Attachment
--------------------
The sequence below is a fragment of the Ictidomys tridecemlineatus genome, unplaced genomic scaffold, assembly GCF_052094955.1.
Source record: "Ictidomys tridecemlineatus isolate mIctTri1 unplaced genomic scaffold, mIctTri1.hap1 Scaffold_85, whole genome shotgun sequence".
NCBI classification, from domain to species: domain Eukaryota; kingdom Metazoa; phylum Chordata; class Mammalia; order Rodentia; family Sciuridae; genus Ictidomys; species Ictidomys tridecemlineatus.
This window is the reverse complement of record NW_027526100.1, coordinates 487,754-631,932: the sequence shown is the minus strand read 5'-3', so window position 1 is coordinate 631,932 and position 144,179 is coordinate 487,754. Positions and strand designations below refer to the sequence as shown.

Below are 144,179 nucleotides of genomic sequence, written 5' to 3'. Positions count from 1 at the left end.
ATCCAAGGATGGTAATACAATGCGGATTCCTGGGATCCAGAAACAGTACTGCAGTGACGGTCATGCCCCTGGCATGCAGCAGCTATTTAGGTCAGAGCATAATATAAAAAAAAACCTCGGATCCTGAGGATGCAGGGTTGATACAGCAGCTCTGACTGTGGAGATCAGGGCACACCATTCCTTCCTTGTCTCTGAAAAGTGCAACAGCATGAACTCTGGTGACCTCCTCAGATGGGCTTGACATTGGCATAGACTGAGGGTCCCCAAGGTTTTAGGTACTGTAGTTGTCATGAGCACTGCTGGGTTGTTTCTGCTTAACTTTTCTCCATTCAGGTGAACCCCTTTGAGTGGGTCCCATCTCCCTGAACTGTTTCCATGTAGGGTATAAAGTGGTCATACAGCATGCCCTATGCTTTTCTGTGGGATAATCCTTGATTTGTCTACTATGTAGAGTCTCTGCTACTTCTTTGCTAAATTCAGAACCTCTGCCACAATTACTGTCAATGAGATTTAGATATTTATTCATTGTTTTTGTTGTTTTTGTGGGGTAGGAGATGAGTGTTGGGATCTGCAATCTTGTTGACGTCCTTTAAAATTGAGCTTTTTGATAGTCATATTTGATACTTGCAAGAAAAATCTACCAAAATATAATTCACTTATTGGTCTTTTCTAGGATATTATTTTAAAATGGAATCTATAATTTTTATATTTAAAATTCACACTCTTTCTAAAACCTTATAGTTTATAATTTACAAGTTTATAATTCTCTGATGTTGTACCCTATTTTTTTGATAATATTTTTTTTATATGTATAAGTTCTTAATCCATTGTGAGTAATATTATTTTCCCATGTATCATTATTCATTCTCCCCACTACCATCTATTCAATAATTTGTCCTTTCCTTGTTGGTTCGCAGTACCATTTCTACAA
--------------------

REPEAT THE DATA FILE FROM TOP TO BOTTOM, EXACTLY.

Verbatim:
The sequence below is a fragment of the Ictidomys tridecemlineatus genome, unplaced genomic scaffold, assembly GCF_052094955.1.
Source record: "Ictidomys tridecemlineatus isolate mIctTri1 unplaced genomic scaffold, mIctTri1.hap1 Scaffold_85, whole genome shotgun sequence".
NCBI classification, from domain to species: domain Eukaryota; kingdom Metazoa; phylum Chordata; class Mammalia; order Rodentia; family Sciuridae; genus Ictidomys; species Ictidomys tridecemlineatus.
This window is the reverse complement of record NW_027526100.1, coordinates 487,754-631,932: the sequence shown is the minus strand read 5'-3', so window position 1 is coordinate 631,932 and position 144,179 is coordinate 487,754. Positions and strand designations below refer to the sequence as shown.

Below are 144,179 nucleotides of genomic sequence, written 5' to 3'. Positions count from 1 at the left end.
ATCCAAGGATGGTAATACAATGCGGATTCCTGGGATCCAGAAACAGTACTGCAGTGACGGTCATGCCCCTGGCATGCAGCAGCTATTTAGGTCAGAGCATAATATAAAAAAAAACCTCGGATCCTGAGGATGCAGGGTTGATACAGCAGCTCTGACTGTGGAGATCAGGGCACACCATTCCTTCCTTGTCTCTGAAAAGTGCAACAGCATGAACTCTGGTGACCTCCTCAGATGGGCTTGACATTGGCATAGACTGAGGGTCCCCAAGGTTTTAGGTACTGTAGTTGTCATGAGCACTGCTGGGTTGTTTCTGCTTAACTTTTCTCCATTCAGGTGAACCCCTTTGAGTGGGTCCCATCTCCCTGAACTGTTTCCATGTAGGGTATAAAGTGGTCATACAGCATGCCCTATGCTTTTCTGTGGGATAATCCTTGATTTGTCTACTATGTAGAGTCTCTGCTACTTCTTTGCTAAATTCAGAACCTCTGCCACAATTACTGTCAATGAGATTTAGATATTTATTCATTGTTTTTGTTGTTTTTGTGGGGTAGGAGATGAGTGTTGGGATCTGCAATCTTGTTGACGTCCTTTAAAATTGAGCTTTTTGATAGTCATATTTGATACTTGCAAGAAAAATCTACCAAAATATAATTCACTTATTGGTCTTTTCTAGGATATTATTTTAAAATGGAATCTATAATTTTTATATTTAAAATTCACACTCTTTCTAAAACCTTATAGTTTATAATTTACAAGTTTATAATTCTCTGATGTTGTACCCTATTTTTTTGATAATATTTTTTTTATATGTATAAGTTCTTAATCCATTGTGAGTAATATTATTTTCCCATGTATCATTATTCATTCTCCCCACTACCATCTATTCAATAATTTGTCCTTTCCTTGTTGGTTCGCAGTACCATTTCTACAA